Page published 4 September 2023
Last Wednesday I reported that a Rudder Problem. on Singing the Blues was found. I'd left Moonfleet to sort it out. On the Friday Diana and I had dropped into the yard to see how work was progressing We saw that the anti-foul in the area to which the anode was attached had been cleaned off so there would be a better electrical connection.
We also wanted to warn them that we'd be having our granddaughter with us between Sunday and Thursday so I'd not have time to do any work on the boat. However, today Diana planned to stay at home with Isabel doing some baking with her. That gave me a little time to pop to the boat to check on progress and take some photographs. I found that the prop had been re-fitted after the replacement of the cutlass bearing and the rudder had been reassembled, now sporting the two washers that should massively extend the life of the assembly.
The cutlass bearing has been fitted and the rudder has been refitted with much better anode contact.
After taking the picture of the rudder I popped inside the boat to find the new stainless steel fuel tank was in place but, although a scattering of tools surrounded it, it did not appear that work had started on connecting the various pipes. I recall seeing the tank's filler cap and dipstick lying on the side deck outside, but took no photograph of it. It turns out that sighting should have been recorded.
A nice new shiny diesel tank was in place on its stand.
Before going home I had a brief chat with Kathy about the tank and their current plans to get the BSS examiner to re-visit and the boat launched. We briefly talked of about the tank and she reminded me that I had said that it wasn't worth having a bung installed to take a fuel level sensor, so one hadn't been ordered.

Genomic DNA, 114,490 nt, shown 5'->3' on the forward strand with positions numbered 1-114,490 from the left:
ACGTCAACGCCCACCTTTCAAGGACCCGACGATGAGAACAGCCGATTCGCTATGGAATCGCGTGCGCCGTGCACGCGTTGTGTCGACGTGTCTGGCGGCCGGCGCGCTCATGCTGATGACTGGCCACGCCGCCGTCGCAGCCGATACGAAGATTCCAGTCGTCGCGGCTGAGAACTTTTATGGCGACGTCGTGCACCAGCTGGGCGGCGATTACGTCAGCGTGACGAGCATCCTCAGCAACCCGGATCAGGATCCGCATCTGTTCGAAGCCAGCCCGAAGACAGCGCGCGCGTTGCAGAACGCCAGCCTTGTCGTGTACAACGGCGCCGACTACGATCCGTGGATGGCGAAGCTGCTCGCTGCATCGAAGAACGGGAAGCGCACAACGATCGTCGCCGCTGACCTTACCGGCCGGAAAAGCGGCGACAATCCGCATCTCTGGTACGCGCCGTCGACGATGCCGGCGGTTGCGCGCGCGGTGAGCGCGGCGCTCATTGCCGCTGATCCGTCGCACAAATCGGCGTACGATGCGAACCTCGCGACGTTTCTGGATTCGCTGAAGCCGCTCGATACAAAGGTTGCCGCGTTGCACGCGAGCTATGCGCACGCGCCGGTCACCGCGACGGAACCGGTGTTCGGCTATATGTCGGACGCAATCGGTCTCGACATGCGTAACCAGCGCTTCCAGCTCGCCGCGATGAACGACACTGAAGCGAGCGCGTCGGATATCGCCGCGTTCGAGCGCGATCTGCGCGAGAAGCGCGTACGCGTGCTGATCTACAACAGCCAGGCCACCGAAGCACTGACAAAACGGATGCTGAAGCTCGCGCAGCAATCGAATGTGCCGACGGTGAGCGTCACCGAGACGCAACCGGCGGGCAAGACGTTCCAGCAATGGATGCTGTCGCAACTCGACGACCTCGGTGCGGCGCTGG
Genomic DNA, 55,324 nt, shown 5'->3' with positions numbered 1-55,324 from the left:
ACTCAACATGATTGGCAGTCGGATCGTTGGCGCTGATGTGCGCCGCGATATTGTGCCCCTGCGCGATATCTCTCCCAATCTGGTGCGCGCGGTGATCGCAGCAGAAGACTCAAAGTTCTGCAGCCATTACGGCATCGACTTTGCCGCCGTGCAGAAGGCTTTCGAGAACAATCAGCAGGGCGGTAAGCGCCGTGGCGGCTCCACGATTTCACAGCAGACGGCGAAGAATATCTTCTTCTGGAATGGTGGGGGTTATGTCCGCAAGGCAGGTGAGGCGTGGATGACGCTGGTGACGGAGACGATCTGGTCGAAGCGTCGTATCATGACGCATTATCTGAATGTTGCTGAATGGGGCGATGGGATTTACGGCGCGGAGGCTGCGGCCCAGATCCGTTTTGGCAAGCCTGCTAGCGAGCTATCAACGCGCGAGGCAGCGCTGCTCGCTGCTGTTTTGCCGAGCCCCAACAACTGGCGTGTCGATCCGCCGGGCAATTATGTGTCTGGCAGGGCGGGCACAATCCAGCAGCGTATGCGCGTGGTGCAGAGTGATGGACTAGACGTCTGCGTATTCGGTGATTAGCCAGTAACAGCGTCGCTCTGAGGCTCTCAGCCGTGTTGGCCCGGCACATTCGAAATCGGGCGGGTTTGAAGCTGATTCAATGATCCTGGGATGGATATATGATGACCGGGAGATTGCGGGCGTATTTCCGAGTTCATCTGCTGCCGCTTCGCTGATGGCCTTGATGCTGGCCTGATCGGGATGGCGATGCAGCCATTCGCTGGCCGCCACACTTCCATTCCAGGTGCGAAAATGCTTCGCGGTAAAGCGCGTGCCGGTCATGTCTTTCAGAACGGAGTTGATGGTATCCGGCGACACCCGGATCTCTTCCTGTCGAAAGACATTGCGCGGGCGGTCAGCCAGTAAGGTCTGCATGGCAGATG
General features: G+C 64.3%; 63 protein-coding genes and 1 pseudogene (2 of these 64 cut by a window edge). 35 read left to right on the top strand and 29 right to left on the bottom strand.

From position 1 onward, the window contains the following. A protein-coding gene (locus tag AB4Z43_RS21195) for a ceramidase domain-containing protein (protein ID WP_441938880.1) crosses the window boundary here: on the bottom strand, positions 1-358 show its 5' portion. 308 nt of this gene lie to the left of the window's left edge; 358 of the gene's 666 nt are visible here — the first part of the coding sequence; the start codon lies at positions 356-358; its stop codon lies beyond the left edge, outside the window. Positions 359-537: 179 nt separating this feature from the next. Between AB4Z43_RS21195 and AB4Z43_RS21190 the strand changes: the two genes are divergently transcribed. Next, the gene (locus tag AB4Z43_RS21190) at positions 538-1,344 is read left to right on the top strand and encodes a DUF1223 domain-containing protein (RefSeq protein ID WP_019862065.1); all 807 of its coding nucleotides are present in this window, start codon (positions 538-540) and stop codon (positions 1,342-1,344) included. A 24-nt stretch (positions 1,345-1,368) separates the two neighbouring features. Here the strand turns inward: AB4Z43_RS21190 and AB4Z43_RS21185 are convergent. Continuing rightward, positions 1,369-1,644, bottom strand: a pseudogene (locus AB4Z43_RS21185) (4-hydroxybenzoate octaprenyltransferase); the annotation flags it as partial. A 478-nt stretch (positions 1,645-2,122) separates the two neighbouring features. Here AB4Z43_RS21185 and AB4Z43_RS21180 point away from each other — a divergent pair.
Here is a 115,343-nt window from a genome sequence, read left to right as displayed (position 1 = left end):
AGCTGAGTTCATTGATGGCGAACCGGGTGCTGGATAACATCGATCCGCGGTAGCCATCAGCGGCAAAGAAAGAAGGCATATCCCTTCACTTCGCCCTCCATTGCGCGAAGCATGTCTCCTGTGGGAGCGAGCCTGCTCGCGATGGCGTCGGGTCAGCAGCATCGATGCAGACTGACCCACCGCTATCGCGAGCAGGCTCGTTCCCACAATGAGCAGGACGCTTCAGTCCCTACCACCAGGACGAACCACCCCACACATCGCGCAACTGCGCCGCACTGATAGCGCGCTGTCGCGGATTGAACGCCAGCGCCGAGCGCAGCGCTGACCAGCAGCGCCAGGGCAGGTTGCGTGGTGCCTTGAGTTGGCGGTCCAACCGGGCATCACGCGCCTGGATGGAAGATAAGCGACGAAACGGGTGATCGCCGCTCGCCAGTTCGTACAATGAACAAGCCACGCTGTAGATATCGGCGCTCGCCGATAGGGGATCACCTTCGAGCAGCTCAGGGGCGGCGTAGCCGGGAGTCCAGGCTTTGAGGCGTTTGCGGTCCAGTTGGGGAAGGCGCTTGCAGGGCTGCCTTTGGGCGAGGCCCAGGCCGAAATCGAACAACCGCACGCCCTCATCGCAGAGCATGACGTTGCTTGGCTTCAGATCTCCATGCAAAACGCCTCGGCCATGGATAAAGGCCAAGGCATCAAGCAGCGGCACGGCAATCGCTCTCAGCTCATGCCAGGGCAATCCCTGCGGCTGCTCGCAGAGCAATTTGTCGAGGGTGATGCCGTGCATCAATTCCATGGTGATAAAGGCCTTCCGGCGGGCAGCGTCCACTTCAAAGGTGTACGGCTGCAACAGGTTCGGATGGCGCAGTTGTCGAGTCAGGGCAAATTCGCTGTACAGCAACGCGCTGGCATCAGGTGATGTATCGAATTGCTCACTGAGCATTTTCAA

I was a little disappointed that, unlike the tabernacle I had made for Just 17, the weld marks had not been cleaned, but that won't effect its function.
We called in at the yard again on the Thursday after returning Isabel to her mother. I had another chat with Kathy, with a clear indication of deep frustration, she revealed that the tank hadn't been connected as it had to be returned to Marine Weld to be rebuilt. It seems that, as is normal, Marine Weld had put in baffles to stop the fuel sloshing about inside the tank and, as is common when fuel sensors are fitted, these were mounted horizontally. But those horizontal baffles then prevented the dip stick, fitted in the filler cap, from reaching to the bottom of the tank.
One of the things we had talked about with Moonfleet's Kathy when we met on Thursday was that we now had the two items, other than the tank required to rectify the BSS failure. A new fire extinguisher, which exceeded the minimum "5A-55B" standard required, that we had ordered was already at home and a new stainless steel "DIESEL" label was expected in the post by the following day. In return Kathy said that they were working towards launching the boat on Monday and that the BSS examiner would call sometime during Monday.